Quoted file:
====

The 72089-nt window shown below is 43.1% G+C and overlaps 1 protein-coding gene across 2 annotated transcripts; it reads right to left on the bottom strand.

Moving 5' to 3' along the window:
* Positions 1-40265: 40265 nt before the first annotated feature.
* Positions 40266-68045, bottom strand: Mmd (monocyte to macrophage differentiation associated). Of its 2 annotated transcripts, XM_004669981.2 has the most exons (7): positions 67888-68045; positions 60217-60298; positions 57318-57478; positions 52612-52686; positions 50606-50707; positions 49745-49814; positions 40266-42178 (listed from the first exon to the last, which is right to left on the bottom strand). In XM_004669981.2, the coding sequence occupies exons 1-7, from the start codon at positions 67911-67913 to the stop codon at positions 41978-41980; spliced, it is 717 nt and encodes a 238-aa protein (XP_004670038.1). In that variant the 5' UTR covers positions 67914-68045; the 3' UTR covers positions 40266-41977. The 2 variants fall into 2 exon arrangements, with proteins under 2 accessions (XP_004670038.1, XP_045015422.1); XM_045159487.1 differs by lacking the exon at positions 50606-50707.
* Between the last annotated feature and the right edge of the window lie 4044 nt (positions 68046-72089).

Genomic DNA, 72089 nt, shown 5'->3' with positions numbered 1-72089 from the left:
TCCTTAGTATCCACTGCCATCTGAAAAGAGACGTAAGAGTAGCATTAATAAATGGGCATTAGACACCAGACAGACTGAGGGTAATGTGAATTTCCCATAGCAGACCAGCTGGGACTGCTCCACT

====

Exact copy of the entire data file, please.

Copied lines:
The 72089-nt window shown below is 43.1% G+C and overlaps 1 protein-coding gene across 2 annotated transcripts; it reads right to left on the bottom strand.

Moving 5' to 3' along the window:
* Positions 1-40265: 40265 nt before the first annotated feature.
* Positions 40266-68045, bottom strand: Mmd (monocyte to macrophage differentiation associated). Of its 2 annotated transcripts, XM_004669981.2 has the most exons (7): positions 67888-68045; positions 60217-60298; positions 57318-57478; positions 52612-52686; positions 50606-50707; positions 49745-49814; positions 40266-42178 (listed from the first exon to the last, which is right to left on the bottom strand). In XM_004669981.2, the coding sequence occupies exons 1-7, from the start codon at positions 67911-67913 to the stop codon at positions 41978-41980; spliced, it is 717 nt and encodes a 238-aa protein (XP_004670038.1). In that variant the 5' UTR covers positions 67914-68045; the 3' UTR covers positions 40266-41977. The 2 variants fall into 2 exon arrangements, with proteins under 2 accessions (XP_004670038.1, XP_045015422.1); XM_045159487.1 differs by lacking the exon at positions 50606-50707.
* Between the last annotated feature and the right edge of the window lie 4044 nt (positions 68046-72089).

Genomic DNA, 72089 nt, shown 5'->3' with positions numbered 1-72089 from the left:
TCCTTAGTATCCACTGCCATCTGAAAAGAGACGTAAGAGTAGCATTAATAAATGGGCATTAGACACCAGACAGACTGAGGGTAATGTGAATTTCCCATAGCAGACCAGCTGGGACTGCTCCACT